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By contrast, the fruit of the Spirit is love, joy, peace, patience, kindness, generosity, faithfulness, gentleness, and self-control. There is no law against such things. And those who belong to Christ Jesus have crucified the flesh with its passions and desires. If we live by the Spirit, let us also be guided by the Spirit. Let us not become conceited, competing against one another, envying one another.
Galatians 5:22-26

In the last few years, I have taken up gardening. I hesitate to describe myself as a gardener because I have had many more failures than successes. Learning the needs and demands of different herbs, plants and bushes could easily become a fulltime job. Yet, nonetheless, the amateur horticulture I have undertaken has given me a new appreciation for the labor it is to bear fruit. It takes work, it takes weeding, and it takes knowing whether to water or to fertilize, mulch or re-pot. Yet, there is so much joy when the fruit does come–the cayenne pepper or habanero, the turk’s cap or roselle, and (fingers crossed!) this year I might even harvest my very first limes.

Galatians 5 talks about fruit borne of the Spirit of God. As Christians, you and I have the power of God’s Spirit within us and each are called to surrender to His lead: to do some spiritual weeding, to pull out those things in our lives that speak of kingdoms other than God’s (see Galatians 5:19-21 for a list) and so ‘crucify the flesh.’ Yet, we do not deal with sin for its own sake. We do the work of weeding out sin in order for the Spirit to bear within us the characteristics of our Savior: love, joy, peace, patience, kindness… and so on. The Spirit weeds in order to plant, He prunes for the sake of fruit—and growth into the likeness of Jesus our Savior.

This Lent, in our Daily Words, we are going to reflect on each of those nine fruits of the Spirit several times though and consider what this fruit looks like; and so also reflect as to where our hearts need attention, where we are overrun with weeds, where our fruit-bearing is being choked and where we need His mercy in our lives.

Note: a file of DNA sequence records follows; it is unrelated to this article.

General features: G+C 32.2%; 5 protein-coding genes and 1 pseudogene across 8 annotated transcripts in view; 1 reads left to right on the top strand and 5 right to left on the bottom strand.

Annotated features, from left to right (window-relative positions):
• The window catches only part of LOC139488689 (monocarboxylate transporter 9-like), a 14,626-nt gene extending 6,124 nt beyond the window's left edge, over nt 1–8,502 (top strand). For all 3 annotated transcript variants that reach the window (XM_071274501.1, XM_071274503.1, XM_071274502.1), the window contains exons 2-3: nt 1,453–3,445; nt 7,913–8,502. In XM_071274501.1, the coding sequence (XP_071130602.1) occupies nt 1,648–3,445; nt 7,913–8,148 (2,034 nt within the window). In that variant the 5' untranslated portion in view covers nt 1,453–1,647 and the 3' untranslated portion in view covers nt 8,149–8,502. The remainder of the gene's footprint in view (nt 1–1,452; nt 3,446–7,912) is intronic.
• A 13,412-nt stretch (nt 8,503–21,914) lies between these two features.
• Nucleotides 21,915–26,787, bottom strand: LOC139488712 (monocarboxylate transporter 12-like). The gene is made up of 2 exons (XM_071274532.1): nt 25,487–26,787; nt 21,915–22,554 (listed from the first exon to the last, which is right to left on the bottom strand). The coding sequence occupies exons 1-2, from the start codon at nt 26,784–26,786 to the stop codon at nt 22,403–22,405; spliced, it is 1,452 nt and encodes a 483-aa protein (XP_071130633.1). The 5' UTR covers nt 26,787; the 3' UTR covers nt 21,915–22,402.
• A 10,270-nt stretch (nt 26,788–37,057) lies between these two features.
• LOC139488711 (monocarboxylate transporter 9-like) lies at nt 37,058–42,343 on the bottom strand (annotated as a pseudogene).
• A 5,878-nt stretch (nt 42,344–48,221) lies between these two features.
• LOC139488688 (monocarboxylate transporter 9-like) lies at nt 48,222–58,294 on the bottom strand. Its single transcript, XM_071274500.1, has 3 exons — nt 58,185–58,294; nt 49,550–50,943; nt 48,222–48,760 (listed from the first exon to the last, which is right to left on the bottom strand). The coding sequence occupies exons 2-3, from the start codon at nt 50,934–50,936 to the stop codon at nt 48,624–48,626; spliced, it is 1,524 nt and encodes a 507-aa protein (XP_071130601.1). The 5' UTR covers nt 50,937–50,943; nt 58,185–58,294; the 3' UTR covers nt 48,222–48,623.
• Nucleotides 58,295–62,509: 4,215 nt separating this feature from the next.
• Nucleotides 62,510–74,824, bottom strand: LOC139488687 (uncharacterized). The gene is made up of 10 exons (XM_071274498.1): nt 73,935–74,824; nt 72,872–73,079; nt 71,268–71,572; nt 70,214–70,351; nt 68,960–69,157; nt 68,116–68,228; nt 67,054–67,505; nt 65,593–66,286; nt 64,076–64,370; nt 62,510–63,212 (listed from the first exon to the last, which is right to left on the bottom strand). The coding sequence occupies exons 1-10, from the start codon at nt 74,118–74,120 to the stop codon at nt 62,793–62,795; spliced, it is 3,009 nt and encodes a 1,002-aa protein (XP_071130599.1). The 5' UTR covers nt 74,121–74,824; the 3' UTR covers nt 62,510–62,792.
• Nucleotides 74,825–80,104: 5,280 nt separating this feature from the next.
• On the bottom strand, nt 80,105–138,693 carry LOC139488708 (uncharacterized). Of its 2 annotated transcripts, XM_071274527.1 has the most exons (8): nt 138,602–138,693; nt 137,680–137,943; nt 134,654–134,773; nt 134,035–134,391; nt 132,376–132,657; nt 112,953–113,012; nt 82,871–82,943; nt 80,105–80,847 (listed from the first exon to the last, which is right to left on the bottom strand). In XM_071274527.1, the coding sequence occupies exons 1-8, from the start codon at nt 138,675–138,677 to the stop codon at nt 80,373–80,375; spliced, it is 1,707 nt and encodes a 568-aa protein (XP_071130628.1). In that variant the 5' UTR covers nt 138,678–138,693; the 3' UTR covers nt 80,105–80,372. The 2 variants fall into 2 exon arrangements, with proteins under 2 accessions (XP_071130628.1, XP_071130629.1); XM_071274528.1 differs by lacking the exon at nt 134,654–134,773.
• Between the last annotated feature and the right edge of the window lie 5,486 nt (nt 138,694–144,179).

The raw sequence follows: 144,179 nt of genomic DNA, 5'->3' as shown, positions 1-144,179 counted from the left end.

And as we start, we are reminded that the work of the Christian, both in the world and within our prayers, is one to be done in love; not with force or coercion, not with brow-beating or self-punishment, but with love: God’s unyielding love that cares for us in our weakness, our brokenness and even our sin. And who, in His love, has sent His Spirit to be our Leader and our Guide. Any work that is done in His name without love, even the work we do for Him, if done without love is a waste of our breath, our energies and our talents. Love is where we start, for love starts with God.

“If I speak in the tongues of mortals and of angels, but do not have love, I am a noisy gong or a clanging cymbal. And if I have prophetic powers, and understand all mysteries and all knowledge, and if I have all faith, so as to remove mountains, but do not have love, I am nothing. If I give away all my possessions, and if I hand over my body so that I may boast, but do not have love, I gain nothing.”
1 Corinthians 13:1-3
The Rev. Dr. Suse E. McBay
Associate for Adult Christian Education and Prayer Ministries
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